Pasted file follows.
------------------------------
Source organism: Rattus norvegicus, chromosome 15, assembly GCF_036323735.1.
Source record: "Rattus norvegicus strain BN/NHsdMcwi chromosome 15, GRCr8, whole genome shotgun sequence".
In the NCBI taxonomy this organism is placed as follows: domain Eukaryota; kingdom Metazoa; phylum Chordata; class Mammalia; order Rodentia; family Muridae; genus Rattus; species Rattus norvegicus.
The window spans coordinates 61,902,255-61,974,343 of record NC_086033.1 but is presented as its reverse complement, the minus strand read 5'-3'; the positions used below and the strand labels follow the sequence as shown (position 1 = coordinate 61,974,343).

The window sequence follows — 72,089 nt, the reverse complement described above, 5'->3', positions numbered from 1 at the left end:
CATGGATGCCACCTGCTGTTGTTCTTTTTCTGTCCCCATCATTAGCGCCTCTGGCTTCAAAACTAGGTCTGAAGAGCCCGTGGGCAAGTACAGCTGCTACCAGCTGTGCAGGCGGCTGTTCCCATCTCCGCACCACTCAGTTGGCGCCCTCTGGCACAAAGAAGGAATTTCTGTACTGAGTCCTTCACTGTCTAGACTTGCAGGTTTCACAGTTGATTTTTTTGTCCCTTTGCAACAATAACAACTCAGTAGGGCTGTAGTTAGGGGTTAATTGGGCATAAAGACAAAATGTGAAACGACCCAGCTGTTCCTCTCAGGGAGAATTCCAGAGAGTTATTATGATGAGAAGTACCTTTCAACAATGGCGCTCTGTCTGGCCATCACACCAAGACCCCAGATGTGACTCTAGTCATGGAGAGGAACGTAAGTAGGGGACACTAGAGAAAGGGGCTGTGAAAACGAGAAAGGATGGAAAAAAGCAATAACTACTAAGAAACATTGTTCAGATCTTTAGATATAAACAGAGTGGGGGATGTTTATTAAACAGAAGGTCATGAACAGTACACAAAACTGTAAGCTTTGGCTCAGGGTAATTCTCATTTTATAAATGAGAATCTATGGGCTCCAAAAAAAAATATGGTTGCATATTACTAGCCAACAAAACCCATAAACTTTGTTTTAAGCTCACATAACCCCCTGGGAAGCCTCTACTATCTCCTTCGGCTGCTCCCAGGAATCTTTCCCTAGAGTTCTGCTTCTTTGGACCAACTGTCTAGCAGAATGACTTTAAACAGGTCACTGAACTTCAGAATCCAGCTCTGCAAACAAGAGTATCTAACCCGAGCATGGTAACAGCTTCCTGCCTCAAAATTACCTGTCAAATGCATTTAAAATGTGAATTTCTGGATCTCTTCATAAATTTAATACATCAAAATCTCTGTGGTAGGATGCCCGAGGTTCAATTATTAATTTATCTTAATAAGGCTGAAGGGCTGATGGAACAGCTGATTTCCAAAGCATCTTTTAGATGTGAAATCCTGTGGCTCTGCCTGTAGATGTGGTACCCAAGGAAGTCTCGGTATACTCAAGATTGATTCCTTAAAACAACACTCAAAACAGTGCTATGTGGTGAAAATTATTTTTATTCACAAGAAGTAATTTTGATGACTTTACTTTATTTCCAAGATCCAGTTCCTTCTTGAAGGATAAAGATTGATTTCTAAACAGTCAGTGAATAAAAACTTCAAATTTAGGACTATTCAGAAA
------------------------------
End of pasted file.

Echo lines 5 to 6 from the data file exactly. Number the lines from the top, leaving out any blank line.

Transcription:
The window sequence follows — 72,089 nt, the reverse complement described above, 5'->3', positions numbered from 1 at the left end:
CATGGATGCCACCTGCTGTTGTTCTTTTTCTGTCCCCATCATTAGCGCCTCTGGCTTCAAAACTAGGTCTGAAGAGCCCGTGGGCAAGTACAGCTGCTACCAGCTGTGCAGGCGGCTGTTCCCATCTCCGCACCACTCAGTTGGCGCCCTCTGGCACAAAGAAGGAATTTCTGTACTGAGTCCTTCACTGTCTAGACTTGCAGGTTTCACAGTTGATTTTTTTGTCCCTTTGCAACAATAACAACTCAGTAGGGCTGTAGTTAGGGGTTAATTGGGCATAAAGACAAAATGTGAAACGACCCAGCTGTTCCTCTCAGGGAGAATTCCAGAGAGTTATTATGATGAGAAGTACCTTTCAACAATGGCGCTCTGTCTGGCCATCACACCAAGACCCCAGATGTGACTCTAGTCATGGAGAGGAACGTAAGTAGGGGACACTAGAGAAAGGGGCTGTGAAAACGAGAAAGGATGGAAAAAAGCAATAACTACTAAGAAACATTGTTCAGATCTTTAGATATAAACAGAGTGGGGGATGTTTATTAAACAGAAGGTCATGAACAGTACACAAAACTGTAAGCTTTGGCTCAGGGTAATTCTCATTTTATAAATGAGAATCTATGGGCTCCAAAAAAAAATATGGTTGCATATTACTAGCCAACAAAACCCATAAACTTTGTTTTAAGCTCACATAACCCCCTGGGAAGCCTCTACTATCTCCTTCGGCTGCTCCCAGGAATCTTTCCCTAGAGTTCTGCTTCTTTGGACCAACTGTCTAGCAGAATGACTTTAAACAGGTCACTGAACTTCAGAATCCAGCTCTGCAAACAAGAGTATCTAACCCGAGCATGGTAACAGCTTCCTGCCTCAAAATTACCTGTCAAATGCATTTAAAATGTGAATTTCTGGATCTCTTCATAAATTTAATACATCAAAATCTCTGTGGTAGGATGCCCGAGGTTCAATTATTAATTTATCTTAATAAGGCTGAAGGGCTGATGGAACAGCTGATTTCCAAAGCATCTTTTAGATGTGAAATCCTGTGGCTCTGCCTGTAGATGTGGTACCCAAGGAAGTCTCGGTATACTCAAGATTGATTCCTTAAAACAACACTCAAAACAGTGCTATGTGGTGAAAATTATTTTTATTCACAAGAAGTAATTTTGATGACTTTACTTTATTTCCAAGATCCAGTTCCTTCTTGAAGGATAAAGATTGATTTCTAAACAGTCAGTGAATAAAAACTTCAAATTTAGGACTATTCAGAAA